sf womens march numbers

Thousands Rally in Women’s Marches Across the Bay Area

SAN FRANCISCO (CBS SF) — Tens of thousands turned out Saturday in cities across the Bay Area for a series of Women’s Marches celebrating the record number of women sworn into Congress and advocating for women’s and civil rights.

It was the third year in a row for the marches, which began in January 2017 in the wake of the election of President Donald Trump, drawing huge crowds at events throughout the globe.

“Women will save the soul of America,” Rep. Barbara Lee, D-Oakland, told a crowd gathered at the Lake Merritt Amphitheater Saturday morning.

“This past November, we elected 113 women who were sworn in to serve in our nation’s capital in the most diverse House of Representatives ever,” Lee said to thundering applause and cheers from the audience.

Women’s March in Oakland, Jan. 19, 2019. (CBS)

Sonia Pina of Oakland echoed the theme, saying in an interview, “We have an unprecedented number of women in Congress. It’s exciting to see the effect of what we are doing,” referring to the marches, which began with the aim of electing more women.

Rachel Murch of Hayward said, “I support equality across all realms: LGBTQ, immigrants, all races, all religions.”

Signs included, “Vote! Prevent unwanted presidencies!” and “Toxic Masculinity Kills.” No final figure was available for attendance at press time, but organizers estimated about 10,000 people came.

After addressing the crowd at the Oakland Women’s March, Congresswoman Lee whisked across the bay to the San Francisco march in time to address demonstrators there.

Other speakers at the “Truth to Power” San Francisco event, which began at the Civic Center Plaza, included comedian and actor Mona Shaikh and Mayor London Breed.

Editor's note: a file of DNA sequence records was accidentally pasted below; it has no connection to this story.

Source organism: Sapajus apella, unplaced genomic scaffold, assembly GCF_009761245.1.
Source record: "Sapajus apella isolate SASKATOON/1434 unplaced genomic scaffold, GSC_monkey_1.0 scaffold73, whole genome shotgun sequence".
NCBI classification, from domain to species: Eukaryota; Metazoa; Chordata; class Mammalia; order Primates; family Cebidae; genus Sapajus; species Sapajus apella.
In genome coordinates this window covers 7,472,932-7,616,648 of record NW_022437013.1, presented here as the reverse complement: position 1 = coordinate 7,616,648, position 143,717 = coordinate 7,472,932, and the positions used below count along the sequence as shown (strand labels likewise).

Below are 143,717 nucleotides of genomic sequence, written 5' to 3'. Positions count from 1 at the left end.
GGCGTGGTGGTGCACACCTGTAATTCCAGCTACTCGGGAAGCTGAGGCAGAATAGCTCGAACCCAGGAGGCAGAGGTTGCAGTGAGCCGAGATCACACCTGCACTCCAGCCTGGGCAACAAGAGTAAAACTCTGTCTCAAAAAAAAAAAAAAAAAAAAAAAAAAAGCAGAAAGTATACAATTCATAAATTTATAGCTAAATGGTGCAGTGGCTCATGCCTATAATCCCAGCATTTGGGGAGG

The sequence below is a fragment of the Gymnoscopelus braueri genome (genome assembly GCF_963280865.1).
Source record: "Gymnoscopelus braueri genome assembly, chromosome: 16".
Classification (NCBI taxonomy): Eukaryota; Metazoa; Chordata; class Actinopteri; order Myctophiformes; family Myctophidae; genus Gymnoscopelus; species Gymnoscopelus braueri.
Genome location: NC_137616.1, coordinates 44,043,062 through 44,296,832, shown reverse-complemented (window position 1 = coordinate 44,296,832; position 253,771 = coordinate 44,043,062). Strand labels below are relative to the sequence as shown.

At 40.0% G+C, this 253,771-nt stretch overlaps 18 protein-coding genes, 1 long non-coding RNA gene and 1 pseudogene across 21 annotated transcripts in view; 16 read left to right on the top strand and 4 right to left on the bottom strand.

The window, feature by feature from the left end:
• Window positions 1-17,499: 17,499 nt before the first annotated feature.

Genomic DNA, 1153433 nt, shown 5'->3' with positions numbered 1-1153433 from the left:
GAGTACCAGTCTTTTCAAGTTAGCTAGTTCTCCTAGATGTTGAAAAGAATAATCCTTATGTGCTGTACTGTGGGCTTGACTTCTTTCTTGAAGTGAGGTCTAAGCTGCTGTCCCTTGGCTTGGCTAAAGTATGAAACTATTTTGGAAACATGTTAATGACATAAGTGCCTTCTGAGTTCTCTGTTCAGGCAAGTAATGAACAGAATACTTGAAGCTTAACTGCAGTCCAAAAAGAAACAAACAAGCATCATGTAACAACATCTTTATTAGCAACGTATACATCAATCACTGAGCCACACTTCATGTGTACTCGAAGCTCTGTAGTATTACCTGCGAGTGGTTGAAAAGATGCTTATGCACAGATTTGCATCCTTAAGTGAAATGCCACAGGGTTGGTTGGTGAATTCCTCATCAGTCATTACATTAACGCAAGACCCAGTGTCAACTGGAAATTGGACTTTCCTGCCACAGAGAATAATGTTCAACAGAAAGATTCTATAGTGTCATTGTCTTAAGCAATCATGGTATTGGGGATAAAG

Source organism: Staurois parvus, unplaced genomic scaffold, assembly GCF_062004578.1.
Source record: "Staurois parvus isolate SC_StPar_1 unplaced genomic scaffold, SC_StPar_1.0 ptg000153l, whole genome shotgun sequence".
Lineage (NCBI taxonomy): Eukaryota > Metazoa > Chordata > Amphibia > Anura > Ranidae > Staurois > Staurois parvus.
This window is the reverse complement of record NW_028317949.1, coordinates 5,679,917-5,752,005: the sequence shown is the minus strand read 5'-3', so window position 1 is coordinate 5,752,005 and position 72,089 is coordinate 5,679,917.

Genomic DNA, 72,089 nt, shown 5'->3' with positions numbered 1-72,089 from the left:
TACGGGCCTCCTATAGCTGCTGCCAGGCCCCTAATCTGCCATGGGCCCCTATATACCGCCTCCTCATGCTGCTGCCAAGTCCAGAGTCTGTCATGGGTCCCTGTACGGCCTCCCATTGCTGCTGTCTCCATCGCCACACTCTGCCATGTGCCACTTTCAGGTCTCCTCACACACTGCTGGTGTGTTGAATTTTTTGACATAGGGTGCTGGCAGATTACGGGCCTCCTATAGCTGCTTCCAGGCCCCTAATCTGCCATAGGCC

After the rally, participants in the San Francisco event began marching from the Civic Center down Market Street to Embarcadero.

This was the third year for the Women’s March in San Francisco. The first was in 2017 on the day after President Trump was inaugurated. Organizers estimated 110,000 people marched that year. They say that number dropped to 80,000 in 2018 and this year they expected 60,000 but the view from Chopper 5 showed only about half that many marchers.

There were plenty of signs and banners with slogans, but missing were the large crowds of years past.

“I’m a little perplexed at why the turnout here is less than other years. I expected it would be a huge group,” said Amy Abascal who is marching for the second time.

Some say the lower turnout was part of a backlash over one of the organizers who spoke out in favor of Nation of Islam minister Louis Farrakhan.

Christin Hinojosa-Kirschenbaum was there with her family. They have been at every Women’s March in San Francisco since the first one in 2017, but this year they had second thoughts about marching, especially because they’re a Jewish family.

She said that’s because of comments made this week by the Washington DC Women’s March co-founder Tamika Mallory. She appeared on ABC’s “The View” to defend her association with Louis Farrakhan – a top minister in the Nation of Islam, which is an organization designated a hate group by the Southern Poverty Law Center because of the “racist, anti-Semitic and anti-LBGT rhetoric of its leaders.”

“We almost didn’t come,” said Hinojosa-Kirschenbaum. “I support the Women’s March, and the Women’s March is not Mallory, it’s not the anti-Semetics, it’s all the rest of us,” said Christin Hinojosa-Kirschenbaum.

“It’s still important to come together and show Washington that we’re united on some of these issues, which is equality for all,” said Michelle Meow, a community activist.

“I don’t really care about the politics of the organization. I want to stand up for women,” said Abascal.

Others think people are getting discouraged by a lack of change in the country’s leadership.